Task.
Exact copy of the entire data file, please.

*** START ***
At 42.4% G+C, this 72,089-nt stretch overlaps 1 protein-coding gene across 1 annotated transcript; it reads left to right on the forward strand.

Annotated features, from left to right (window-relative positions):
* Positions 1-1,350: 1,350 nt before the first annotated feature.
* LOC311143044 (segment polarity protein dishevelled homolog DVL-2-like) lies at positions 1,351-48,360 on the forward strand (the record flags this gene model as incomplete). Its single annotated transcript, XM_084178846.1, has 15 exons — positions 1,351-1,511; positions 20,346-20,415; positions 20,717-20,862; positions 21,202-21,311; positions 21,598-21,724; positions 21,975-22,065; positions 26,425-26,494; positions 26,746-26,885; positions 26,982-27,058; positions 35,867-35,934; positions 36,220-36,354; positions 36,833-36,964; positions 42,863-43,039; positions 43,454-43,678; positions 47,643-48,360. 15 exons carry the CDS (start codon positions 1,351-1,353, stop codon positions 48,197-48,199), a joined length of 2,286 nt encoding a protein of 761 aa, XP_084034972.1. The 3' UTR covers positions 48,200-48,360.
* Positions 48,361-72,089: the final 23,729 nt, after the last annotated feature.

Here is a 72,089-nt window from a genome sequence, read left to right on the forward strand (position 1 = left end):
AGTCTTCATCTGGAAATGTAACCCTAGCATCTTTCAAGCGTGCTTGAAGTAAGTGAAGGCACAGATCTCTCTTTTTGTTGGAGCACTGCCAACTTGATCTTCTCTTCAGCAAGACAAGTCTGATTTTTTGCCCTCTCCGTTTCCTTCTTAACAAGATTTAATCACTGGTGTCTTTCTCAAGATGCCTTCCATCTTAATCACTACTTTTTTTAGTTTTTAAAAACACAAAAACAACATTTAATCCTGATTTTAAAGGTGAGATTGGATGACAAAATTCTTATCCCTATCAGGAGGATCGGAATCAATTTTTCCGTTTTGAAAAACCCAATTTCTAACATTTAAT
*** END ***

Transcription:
At 42.4% G+C, this 72,089-nt stretch overlaps 1 protein-coding gene across 1 annotated transcript; it reads left to right on the forward strand.

Annotated features, from left to right (window-relative positions):
* Positions 1-1,350: 1,350 nt before the first annotated feature.
* LOC311143044 (segment polarity protein dishevelled homolog DVL-2-like) lies at positions 1,351-48,360 on the forward strand (the record flags this gene model as incomplete). Its single annotated transcript, XM_084178846.1, has 15 exons — positions 1,351-1,511; positions 20,346-20,415; positions 20,717-20,862; positions 21,202-21,311; positions 21,598-21,724; positions 21,975-22,065; positions 26,425-26,494; positions 26,746-26,885; positions 26,982-27,058; positions 35,867-35,934; positions 36,220-36,354; positions 36,833-36,964; positions 42,863-43,039; positions 43,454-43,678; positions 47,643-48,360. 15 exons carry the CDS (start codon positions 1,351-1,353, stop codon positions 48,197-48,199), a joined length of 2,286 nt encoding a protein of 761 aa, XP_084034972.1. The 3' UTR covers positions 48,200-48,360.
* Positions 48,361-72,089: the final 23,729 nt, after the last annotated feature.

Here is a 72,089-nt window from a genome sequence, read left to right on the forward strand (position 1 = left end):
AGTCTTCATCTGGAAATGTAACCCTAGCATCTTTCAAGCGTGCTTGAAGTAAGTGAAGGCACAGATCTCTCTTTTTGTTGGAGCACTGCCAACTTGATCTTCTCTTCAGCAAGACAAGTCTGATTTTTTGCCCTCTCCGTTTCCTTCTTAACAAGATTTAATCACTGGTGTCTTTCTCAAGATGCCTTCCATCTTAATCACTACTTTTTTTAGTTTTTAAAAACACAAAAACAACATTTAATCCTGATTTTAAAGGTGAGATTGGATGACAAAATTCTTATCCCTATCAGGAGGATCGGAATCAATTTTTCCGTTTTGAAAAACCCAATTTCTAACATTTAAT